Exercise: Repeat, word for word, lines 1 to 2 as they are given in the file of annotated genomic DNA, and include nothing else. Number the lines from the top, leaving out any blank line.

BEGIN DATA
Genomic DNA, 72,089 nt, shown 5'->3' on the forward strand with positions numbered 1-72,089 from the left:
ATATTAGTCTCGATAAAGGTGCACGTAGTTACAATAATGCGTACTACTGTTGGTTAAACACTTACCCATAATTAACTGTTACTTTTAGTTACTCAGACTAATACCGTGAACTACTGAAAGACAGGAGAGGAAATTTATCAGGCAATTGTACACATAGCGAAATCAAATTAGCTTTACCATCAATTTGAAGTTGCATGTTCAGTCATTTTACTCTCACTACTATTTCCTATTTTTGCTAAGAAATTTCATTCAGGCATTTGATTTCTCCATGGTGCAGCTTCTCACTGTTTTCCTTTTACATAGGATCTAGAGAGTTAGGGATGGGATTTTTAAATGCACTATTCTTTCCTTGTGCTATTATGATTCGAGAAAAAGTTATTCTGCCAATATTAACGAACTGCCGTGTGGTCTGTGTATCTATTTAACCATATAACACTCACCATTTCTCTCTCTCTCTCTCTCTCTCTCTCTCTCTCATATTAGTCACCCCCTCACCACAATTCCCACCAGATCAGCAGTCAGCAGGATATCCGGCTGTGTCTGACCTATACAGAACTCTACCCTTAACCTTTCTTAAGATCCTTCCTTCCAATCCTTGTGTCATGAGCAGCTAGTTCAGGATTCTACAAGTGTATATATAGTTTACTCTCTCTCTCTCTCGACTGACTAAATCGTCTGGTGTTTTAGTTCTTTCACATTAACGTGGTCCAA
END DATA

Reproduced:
Genomic DNA, 72,089 nt, shown 5'->3' on the forward strand with positions numbered 1-72,089 from the left:
ATATTAGTCTCGATAAAGGTGCACGTAGTTACAATAATGCGTACTACTGTTGGTTAAACACTTACCCATAATTAACTGTTACTTTTAGTTACTCAGACTAATACCGTGAACTACTGAAAGACAGGAGAGGAAATTTATCAGGCAATTGTACACATAGCGAAATCAAATTAGCTTTACCATCAATTTGAAGTTGCATGTTCAGTCATTTTACTCTCACTACTATTTCCTATTTTTGCTAAGAAATTTCATTCAGGCATTTGATTTCTCCATGGTGCAGCTTCTCACTGTTTTCCTTTTACATAGGATCTAGAGAGTTAGGGATGGGATTTTTAAATGCACTATTCTTTCCTTGTGCTATTATGATTCGAGAAAAAGTTATTCTGCCAATATTAACGAACTGCCGTGTGGTCTGTGTATCTATTTAACCATATAACACTCACCATTTCTCTCTCTCTCTCTCTCTCTCTCTCTCTCTCATATTAGTCACCCCCTCACCACAATTCCCACCAGATCAGCAGTCAGCAGGATATCCGGCTGTGTCTGACCTATACAGAACTCTACCCTTAACCTTTCTTAAGATCCTTCCTTCCAATCCTTGTGTCATGAGCAGCTAGTTCAGGATTCTACAAGTGTATATATAGTTTACTCTCTCTCTCTCTCGACTGACTAAATCGTCTGGTGTTTTAGTTCTTTCACATTAACGTGGTCCAA